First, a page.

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Archive of February 19, 2009

N. Dakota becomes fifth state with proposed personhood from conception law

, Feb 19, 2009 (CNA) - By a margin of 51 to 41, the North Dakota House on Tuesday voted to approve a measure that establishes legal rights for humans from the moment of conception in an effort that may challenge Roe v. Wade.

The measure, similar to proposals in four other states, now moves to the North Dakota Senate for review.

According to Fox News, the measure declares that “any organism with the genome of homo sapiens” is a person protected by the rights granted by North Dakota’s constitution and other state laws.

Measure sponsor Rep. Dan Ruby, a Republican from Minot, said the legislation did not automatically ban abortion unlike previous bills he has introduced.

"This language is not as aggressive as the direct ban legislation that I've proposed in the past," Ruby said during the House’s floor debate on Tuesday. "This is very simply defining when life begins, and giving that life some protections under our Constitution — the right to life, liberty and the pursuit of happiness.”

Opponents of the measure argue it will cost millions to defend in the courts.

The Colorado-based group Personhood USA reports that this year bills have been introduced into the legislatures of Maryland, Montana, South Carolina and Alabama affirming the personhood rights of pre-born humans from the moment of fertilization.

Oregon has begun a personhood amendment petition drive and Mississippi’s personhood amendment petition drive is expected to launch within weeks.

A 2008 Colorado ballot initiative defining personhood from the moment of conception won only 27 percent of the vote.

According to Personhood USA, these efforts aim to fill the “Blackmun Hole” in Roe v. Wade. Justice Blackmun wrote in the Roe v. Wade Supreme Court decision that if it were established that the pre-born is a person, the argument for abortion collapses.

"Personhood USA is standing with strong support for all of these efforts. We are committed to working tirelessly to establish personhood in every State, because this is the only way to restore dignity to the humans most vulnerable among us," Cal Zastrow of Personhood USA remarked in a statement.

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Bishop Martino voices ‘absolute disapproval’ for university inviting gay activist

Scranton, Pa., Feb 19, 2009 (CNA) - Bishop Joseph F. Martino has issued a statement informing Catholics of his diocese that he has “absolute disapproval” of Misericordia University’s hosting of Keith Boykin, described as an activist for positions “disturbingly opposed” to Catholic moral teaching.

In the diocese’s statement, Bishop Martino warned that in this instance the university is “seriously failing” to maintain its Catholic identity. The statement noted that all three of Boykin’s books have been nominated for the Lambda Literary Award, which is given by a legal advocacy effort on behalf of homosexual causes.

The diocese also characterized Boykin as an “avid supporter” of same-sex marriage.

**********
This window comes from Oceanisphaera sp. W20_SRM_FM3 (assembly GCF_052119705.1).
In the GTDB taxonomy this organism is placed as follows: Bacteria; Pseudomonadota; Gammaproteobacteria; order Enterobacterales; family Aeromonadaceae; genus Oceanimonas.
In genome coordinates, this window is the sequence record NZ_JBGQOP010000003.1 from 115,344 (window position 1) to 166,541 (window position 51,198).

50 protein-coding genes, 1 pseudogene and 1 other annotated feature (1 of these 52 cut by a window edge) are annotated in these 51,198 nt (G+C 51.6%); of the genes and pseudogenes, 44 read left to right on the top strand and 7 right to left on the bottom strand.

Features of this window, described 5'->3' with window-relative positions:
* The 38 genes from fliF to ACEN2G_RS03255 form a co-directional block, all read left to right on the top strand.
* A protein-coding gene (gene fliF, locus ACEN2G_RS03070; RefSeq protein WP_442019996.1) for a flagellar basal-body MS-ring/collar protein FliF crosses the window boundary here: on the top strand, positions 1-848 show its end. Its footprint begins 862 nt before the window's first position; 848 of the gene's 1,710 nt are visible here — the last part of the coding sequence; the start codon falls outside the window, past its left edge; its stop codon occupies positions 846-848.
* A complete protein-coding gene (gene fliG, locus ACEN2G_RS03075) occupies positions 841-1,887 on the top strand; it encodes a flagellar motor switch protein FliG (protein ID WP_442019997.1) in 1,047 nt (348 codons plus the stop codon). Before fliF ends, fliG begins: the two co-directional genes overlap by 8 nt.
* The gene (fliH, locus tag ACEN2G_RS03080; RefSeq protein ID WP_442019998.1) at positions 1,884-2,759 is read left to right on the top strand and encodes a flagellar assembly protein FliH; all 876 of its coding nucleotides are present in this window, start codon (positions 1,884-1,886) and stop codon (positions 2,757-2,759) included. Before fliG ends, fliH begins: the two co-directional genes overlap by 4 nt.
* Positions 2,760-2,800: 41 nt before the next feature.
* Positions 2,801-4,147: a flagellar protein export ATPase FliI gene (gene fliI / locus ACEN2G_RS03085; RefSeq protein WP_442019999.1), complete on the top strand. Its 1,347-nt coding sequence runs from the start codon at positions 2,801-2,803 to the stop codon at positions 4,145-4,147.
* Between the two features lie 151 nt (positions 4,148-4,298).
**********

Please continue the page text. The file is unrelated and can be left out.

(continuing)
“By honoring this speaker through allowing his positions, so antithetical to Catholic Church teaching, to be broadcast on its campus, the University has rejected all four essential characteristics of a Catholic institution of higher learning,” the diocese said. “These are:  its Christian inspiration, its obligation to reflect on knowledge in light of the Catholic faith, its fidelity to Catholic Church teaching and its commitment to serve the people of God.”

The Diversity Institute at Misericordia University, which was founded by the Sisters of Mercy (not to be confused with the Sisters of Mercy of Alma), had invited Boykin to speak at its annual dinner and as part of Black History Month. The university defended the invitation in a Feb. 17 statement, saying Boykin was selected on the basis of his academic credentials, his role as an advisor to former President Clinton, his commentating appearances on MSNBC and CNBC and his ability to “provide a glimpse into the historical presidency of Barack Obama.”

According to the statement from the university, Boykin and Obama were classmates at Harvard University.

“Misericordia University is committed deeply to its Catholic mission. Inseparable from that mission is our identity as an academic institution where ideas and positions are explored critically and freely,” the school said, describing itself as an academic institution that welcomes “legitimate scholarly discussion” among its students, faculty, staff and guests from “diverse religious and cultural backgrounds.”

According to the Scranton Times Tribune, Boykin commented on the controversy, saying “People who have differing ideas have the right to come together on a college campus and discuss different issues.”

Speaking of Bishop Martino, Boykin remarked “He has his job to do, and I have my job to do.”

He said he did not have any thoughts on the bishop’s position, but also said he was glad Misericordia University gave him the opportunity to speak.

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Sixty-five percent of Americans say religion is important in their daily life